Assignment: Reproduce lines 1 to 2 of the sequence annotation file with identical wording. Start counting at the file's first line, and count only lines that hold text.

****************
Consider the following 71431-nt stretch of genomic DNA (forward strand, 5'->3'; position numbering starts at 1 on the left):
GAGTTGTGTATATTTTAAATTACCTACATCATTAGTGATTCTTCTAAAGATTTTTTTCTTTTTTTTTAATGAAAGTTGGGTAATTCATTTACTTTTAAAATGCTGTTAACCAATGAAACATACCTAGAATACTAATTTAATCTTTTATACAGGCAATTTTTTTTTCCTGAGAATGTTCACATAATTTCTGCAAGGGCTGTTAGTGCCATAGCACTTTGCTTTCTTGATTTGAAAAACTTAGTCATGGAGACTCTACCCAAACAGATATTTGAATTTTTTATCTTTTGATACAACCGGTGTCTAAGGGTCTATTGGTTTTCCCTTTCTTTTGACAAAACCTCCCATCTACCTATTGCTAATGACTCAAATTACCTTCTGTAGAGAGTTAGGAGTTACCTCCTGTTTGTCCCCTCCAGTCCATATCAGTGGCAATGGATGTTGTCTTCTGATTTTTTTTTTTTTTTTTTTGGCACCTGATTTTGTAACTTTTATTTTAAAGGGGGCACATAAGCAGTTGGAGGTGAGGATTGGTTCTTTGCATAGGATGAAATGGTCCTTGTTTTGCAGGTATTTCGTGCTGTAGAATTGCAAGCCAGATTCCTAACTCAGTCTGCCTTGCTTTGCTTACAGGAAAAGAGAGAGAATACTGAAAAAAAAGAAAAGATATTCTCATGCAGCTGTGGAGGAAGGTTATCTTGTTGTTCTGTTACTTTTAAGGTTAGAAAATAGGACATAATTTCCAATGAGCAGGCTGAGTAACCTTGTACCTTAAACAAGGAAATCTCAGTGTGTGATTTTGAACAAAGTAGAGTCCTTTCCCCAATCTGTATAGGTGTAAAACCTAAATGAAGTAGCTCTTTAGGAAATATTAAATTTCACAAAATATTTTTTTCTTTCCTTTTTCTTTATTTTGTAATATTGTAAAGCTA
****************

Consider the following 71431-nt stretch of genomic DNA (forward strand, 5'->3'; position numbering starts at 1 on the left):
GAGTTGTGTATATTTTAAATTACCTACATCATTAGTGATTCTTCTAAAGATTTTTTTCTTTTTTTTTAATGAAAGTTGGGTAATTCATTTACTTTTAAAATGCTGTTAACCAATGAAACATACCTAGAATACTAATTTAATCTTTTATACAGGCAATTTTTTTTTCCTGAGAATGTTCACATAATTTCTGCAAGGGCTGTTAGTGCCATAGCACTTTGCTTTCTTGATTTGAAAAACTTAGTCATGGAGACTCTACCCAAACAGATATTTGAATTTTTTATCTTTTGATACAACCGGTGTCTAAGGGTCTATTGGTTTTCCCTTTCTTTTGACAAAACCTCCCATCTACCTATTGCTAATGACTCAAATTACCTTCTGTAGAGAGTTAGGAGTTACCTCCTGTTTGTCCCCTCCAGTCCATATCAGTGGCAATGGATGTTGTCTTCTGATTTTTTTTTTTTTTTTTTTGGCACCTGATTTTGTAACTTTTATTTTAAAGGGGGCACATAAGCAGTTGGAGGTGAGGATTGGTTCTTTGCATAGGATGAAATGGTCCTTGTTTTGCAGGTATTTCGTGCTGTAGAATTGCAAGCCAGATTCCTAACTCAGTCTGCCTTGCTTTGCTTACAGGAAAAGAGAGAGAATACTGAAAAAAAAGAAAAGATATTCTCATGCAGCTGTGGAGGAAGGTTATCTTGTTGTTCTGTTACTTTTAAGGTTAGAAAATAGGACATAATTTCCAATGAGCAGGCTGAGTAACCTTGTACCTTAAACAAGGAAATCTCAGTGTGTGATTTTGAACAAAGTAGAGTCCTTTCCCCAATCTGTATAGGTGTAAAACCTAAATGAAGTAGCTCTTTAGGAAATATTAAATTTCACAAAATATTTTTTTCTTTCCTTTTTCTTTATTTTGTAATATTGTAAAGCTA